London and Paris are the most resilient European property markets and are set to lead investment in 2020, new figures suggest.
In the face of changes brought about by the Coronavirus crisis, the top five liquid cities are London, Paris, Berlin, Frankfurt, Stockport and also Madrid, according to a report recently published by international property company, Savills.
With uncertainty limiting prime investment, core and liquid locations are likely to be top targets.
Nine different metrics were examined from liquidity levels to the handling of the Coronavirus crisis.
During the first three months of the year, European property investment has been surprisingly resilient, but Quarter 2 is forecast to fall around 40% year-on-year. However, it is expected that there will be a wide discrepancy between the performances of different cities and countries across Europe.
Markets less dependents on hospitality and retail sectors are likely to attract more investment, the report suggests.
The nine factors examined were:
- Resilience to economic fallout
- Share of tourism and retail GVA
- GDP growth forecast
- Five-year investment volume
- Five-year average share of office investment
- Share of multifamily investment Property
- Five-year average share of cross border investment
- Average number of quarters to post-GFC recovery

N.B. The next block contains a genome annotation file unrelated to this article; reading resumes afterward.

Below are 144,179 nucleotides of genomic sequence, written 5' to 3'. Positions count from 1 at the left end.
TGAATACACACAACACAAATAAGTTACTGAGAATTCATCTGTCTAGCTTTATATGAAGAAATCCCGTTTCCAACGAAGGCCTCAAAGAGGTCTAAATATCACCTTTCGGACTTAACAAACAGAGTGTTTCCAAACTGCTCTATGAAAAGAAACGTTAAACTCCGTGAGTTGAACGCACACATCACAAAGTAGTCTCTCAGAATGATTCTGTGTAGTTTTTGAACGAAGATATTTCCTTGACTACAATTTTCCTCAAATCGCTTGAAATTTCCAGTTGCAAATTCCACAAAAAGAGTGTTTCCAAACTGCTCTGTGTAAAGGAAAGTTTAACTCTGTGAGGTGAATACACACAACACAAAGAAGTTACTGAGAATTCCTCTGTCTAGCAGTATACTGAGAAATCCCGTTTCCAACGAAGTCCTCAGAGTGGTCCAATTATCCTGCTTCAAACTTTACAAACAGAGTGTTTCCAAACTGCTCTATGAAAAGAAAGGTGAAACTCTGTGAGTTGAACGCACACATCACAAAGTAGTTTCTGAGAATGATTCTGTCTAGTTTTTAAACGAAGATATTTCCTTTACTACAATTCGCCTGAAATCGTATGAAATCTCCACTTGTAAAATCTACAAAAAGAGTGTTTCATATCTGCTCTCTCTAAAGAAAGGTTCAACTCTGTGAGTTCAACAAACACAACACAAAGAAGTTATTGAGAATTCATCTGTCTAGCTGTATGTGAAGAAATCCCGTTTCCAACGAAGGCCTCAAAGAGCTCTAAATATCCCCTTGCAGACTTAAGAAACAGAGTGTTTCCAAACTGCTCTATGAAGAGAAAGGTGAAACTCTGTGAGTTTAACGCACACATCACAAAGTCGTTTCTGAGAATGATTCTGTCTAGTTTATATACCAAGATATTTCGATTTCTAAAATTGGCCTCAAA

- Drop in investment volume post-GFC.
As a result, the top five most resilient cities are predicted to be London, Paris, Berlin, Stockholm, Frankfurt. They are followed by Brussels as well as Gothenburg.
“London is the most liquid market and we expect the British capital to keep catching investors’ attention. The market is heavily dependent on cross border money however most international funds traditionally looking into Europe have an office based in London. We expect the London investment market to bounce back quickly, especially as it was attractively priced before the pandemic,” says Savills.
“Paris is the second most liquid market. Although the recovery following the GFC was relatively long compared to other core cities, we expect this time will be different due to the intrinsic characteristics of the Parisian investment market: historically led by domestic investors with a very large share of office investments.”
Berlin, Frankfurt, Amsterdam, Hamburg, Dusseldorf and also Rotterdam are also liquid markets with a historical strong share of office and multifamily investments and recovered relatively quickly from the Global Financial Crash. Around half of their annual investment turnover is generated from foreign capital.
Despite widespread adoption of homeworking during COVID-19, Savills believes offices will remain the predominant workplace for some time, with liquid office markets continuing to capture investor interest.
The research covers 27 European cities – Amsterdam, Barcelona, Berlin, Brussels, Budapest, Bucharest, Copenhagen, Dublin, Frankfurt, Gothenburg, Hamburg, Helsinki, Lisbon, London, Luxembourg, Madrid, Malmo, Manchester, Milan, Munich, Oslo, Paris, Prague, Rome, Rotterdam, Stockholm and also Warsaw.
Savills believes there is no absolute ‘best location’ and that company-specific strategies drive the choice of the most attractive options.